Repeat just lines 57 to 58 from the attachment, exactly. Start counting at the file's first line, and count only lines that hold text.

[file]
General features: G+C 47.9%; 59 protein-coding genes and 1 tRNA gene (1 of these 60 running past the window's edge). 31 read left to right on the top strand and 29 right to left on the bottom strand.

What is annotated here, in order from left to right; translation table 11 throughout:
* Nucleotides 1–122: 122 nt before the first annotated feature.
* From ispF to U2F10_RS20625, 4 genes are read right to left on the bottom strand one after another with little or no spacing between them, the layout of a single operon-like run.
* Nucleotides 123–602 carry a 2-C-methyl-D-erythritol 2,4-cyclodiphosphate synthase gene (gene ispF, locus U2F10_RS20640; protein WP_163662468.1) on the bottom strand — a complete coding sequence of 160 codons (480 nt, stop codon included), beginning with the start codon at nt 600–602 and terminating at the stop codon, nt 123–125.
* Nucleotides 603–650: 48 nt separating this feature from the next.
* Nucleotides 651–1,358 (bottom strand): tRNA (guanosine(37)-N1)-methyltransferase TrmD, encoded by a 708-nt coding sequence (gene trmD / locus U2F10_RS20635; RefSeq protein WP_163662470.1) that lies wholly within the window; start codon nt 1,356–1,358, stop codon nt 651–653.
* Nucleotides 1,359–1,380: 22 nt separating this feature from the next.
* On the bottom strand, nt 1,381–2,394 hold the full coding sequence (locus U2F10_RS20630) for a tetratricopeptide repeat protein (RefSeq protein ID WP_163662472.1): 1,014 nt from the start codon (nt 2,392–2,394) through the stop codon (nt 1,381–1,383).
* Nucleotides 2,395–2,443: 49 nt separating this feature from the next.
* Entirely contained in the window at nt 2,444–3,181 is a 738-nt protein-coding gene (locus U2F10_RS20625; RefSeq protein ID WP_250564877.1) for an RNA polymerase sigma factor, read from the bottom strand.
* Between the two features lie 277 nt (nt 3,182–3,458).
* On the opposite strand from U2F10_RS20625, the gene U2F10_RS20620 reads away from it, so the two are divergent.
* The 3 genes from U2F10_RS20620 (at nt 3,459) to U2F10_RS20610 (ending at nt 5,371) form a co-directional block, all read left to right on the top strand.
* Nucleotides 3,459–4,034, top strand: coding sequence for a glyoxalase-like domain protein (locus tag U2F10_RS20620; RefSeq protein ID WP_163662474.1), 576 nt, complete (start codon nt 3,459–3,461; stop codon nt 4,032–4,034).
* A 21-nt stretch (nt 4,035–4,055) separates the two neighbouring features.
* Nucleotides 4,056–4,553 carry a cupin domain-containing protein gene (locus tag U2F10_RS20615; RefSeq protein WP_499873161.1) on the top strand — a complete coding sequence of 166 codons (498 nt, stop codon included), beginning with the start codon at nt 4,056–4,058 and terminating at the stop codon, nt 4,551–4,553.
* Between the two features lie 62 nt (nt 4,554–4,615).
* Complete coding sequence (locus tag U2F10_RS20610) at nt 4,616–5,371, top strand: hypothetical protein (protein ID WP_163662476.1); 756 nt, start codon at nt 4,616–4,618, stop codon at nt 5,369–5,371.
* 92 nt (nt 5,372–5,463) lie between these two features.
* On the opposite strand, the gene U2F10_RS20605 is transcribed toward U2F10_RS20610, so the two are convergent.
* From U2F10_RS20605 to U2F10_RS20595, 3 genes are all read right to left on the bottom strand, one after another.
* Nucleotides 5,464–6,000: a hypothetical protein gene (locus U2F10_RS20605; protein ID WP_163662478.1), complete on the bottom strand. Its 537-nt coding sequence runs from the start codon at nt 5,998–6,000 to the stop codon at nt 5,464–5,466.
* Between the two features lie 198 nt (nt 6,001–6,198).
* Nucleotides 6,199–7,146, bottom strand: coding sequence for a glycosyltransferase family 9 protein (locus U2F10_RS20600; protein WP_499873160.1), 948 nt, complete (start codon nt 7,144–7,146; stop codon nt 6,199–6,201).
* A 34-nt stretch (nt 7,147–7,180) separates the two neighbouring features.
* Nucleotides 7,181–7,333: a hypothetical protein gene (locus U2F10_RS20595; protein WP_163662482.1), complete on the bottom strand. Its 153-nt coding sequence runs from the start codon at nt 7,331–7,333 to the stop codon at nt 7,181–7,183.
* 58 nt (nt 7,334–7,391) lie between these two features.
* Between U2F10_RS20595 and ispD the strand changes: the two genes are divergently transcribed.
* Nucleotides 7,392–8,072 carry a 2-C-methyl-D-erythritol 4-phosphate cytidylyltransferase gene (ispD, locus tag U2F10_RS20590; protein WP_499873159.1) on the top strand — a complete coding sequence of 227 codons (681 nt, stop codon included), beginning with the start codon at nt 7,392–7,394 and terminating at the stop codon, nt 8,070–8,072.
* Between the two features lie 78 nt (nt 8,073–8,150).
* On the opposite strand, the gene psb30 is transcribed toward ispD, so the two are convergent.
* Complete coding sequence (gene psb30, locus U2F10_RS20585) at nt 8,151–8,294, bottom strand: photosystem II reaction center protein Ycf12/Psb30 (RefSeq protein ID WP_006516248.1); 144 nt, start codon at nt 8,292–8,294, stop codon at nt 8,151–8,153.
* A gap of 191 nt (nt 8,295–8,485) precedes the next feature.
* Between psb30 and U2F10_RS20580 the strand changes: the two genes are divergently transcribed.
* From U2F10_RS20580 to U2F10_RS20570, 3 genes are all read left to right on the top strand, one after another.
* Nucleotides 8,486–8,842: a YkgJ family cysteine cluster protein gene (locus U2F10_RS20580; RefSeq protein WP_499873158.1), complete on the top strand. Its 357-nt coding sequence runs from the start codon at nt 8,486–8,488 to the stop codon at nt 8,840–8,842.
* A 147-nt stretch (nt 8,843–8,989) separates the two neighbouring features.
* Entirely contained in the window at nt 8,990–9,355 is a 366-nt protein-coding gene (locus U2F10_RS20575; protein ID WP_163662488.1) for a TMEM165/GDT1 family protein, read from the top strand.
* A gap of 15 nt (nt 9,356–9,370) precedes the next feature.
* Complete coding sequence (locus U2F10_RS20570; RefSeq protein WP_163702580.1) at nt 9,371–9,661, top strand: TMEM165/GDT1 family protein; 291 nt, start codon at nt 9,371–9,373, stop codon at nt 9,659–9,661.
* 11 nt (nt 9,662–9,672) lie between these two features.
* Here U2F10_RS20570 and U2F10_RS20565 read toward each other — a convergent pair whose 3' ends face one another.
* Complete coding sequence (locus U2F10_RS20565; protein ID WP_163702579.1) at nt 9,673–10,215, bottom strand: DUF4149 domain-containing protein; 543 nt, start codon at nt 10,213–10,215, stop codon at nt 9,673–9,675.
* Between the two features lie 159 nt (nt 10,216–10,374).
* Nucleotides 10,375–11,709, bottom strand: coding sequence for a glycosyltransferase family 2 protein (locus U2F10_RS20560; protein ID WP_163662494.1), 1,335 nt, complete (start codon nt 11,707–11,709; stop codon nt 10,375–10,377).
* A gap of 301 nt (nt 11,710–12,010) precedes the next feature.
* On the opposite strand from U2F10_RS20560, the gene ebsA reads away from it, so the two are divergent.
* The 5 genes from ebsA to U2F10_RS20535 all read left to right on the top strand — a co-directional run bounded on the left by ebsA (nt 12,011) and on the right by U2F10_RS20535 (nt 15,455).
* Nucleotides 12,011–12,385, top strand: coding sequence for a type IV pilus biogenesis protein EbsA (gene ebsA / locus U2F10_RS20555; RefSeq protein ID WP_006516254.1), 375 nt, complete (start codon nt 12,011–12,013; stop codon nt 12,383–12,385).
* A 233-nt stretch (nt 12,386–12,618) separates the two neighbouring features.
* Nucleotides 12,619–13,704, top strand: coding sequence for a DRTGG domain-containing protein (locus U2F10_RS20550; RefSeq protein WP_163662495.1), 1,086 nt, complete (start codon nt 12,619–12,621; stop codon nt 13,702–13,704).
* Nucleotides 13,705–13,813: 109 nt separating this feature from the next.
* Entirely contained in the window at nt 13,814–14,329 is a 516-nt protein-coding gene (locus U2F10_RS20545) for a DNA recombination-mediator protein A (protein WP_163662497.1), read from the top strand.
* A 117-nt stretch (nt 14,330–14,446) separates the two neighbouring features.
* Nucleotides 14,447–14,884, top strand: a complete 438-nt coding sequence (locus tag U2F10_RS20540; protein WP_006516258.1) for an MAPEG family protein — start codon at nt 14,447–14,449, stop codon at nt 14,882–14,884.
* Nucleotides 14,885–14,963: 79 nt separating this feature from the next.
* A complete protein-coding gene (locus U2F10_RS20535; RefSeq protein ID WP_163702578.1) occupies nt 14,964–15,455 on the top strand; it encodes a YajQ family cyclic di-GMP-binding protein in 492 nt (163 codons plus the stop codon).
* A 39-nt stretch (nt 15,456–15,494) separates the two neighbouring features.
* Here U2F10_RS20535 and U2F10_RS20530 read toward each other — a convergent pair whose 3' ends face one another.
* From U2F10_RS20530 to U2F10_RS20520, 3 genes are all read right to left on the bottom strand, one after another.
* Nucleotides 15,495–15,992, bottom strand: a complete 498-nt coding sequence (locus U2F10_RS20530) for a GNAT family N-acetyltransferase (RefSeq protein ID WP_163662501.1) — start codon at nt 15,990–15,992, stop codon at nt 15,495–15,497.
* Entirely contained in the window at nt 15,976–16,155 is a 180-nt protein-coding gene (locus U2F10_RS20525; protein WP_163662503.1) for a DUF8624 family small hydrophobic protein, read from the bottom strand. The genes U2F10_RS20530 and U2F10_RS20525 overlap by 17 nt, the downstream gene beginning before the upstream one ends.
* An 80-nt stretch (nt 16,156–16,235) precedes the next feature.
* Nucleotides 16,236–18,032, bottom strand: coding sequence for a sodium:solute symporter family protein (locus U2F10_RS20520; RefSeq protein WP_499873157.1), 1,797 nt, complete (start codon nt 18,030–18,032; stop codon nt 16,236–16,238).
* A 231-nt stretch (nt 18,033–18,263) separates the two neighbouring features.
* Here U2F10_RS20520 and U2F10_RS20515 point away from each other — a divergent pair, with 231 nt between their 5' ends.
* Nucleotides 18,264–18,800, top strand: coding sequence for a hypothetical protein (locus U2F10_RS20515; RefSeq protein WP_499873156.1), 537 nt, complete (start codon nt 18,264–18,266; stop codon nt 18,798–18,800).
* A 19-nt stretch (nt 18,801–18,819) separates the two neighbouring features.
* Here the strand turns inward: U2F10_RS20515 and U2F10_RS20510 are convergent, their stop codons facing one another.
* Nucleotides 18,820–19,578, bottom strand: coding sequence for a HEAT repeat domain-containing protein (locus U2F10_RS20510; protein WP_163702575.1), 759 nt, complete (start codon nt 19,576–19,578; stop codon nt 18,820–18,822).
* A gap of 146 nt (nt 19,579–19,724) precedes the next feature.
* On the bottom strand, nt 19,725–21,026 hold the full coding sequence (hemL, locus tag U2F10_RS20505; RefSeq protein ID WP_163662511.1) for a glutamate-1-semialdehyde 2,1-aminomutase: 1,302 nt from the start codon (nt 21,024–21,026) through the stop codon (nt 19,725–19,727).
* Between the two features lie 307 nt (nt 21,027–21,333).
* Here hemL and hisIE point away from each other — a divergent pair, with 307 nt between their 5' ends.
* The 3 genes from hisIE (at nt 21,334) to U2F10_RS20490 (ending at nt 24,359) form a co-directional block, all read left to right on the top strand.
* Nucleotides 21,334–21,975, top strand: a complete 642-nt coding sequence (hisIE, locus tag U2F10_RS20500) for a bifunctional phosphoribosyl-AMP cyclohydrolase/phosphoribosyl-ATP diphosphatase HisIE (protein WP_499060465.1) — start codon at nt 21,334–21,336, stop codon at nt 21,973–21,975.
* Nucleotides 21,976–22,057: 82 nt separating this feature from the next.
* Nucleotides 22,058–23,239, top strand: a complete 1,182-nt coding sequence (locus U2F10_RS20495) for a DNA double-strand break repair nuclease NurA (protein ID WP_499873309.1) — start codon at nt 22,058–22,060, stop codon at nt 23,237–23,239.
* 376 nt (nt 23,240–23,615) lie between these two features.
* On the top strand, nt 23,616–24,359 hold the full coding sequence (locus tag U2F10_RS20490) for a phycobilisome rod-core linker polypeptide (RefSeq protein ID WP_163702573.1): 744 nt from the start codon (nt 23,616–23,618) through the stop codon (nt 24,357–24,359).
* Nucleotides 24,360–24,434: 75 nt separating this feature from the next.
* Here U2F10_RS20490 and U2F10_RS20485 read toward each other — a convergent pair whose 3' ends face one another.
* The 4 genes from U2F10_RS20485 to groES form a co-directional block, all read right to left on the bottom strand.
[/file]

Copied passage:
* Nucleotides 14,885–14,963: 79 nt separating this feature from the next.
* A complete protein-coding gene (locus U2F10_RS20535; RefSeq protein ID WP_163702578.1) occupies nt 14,964–15,455 on the top strand; it encodes a YajQ family cyclic di-GMP-binding protein in 492 nt (163 codons plus the stop codon).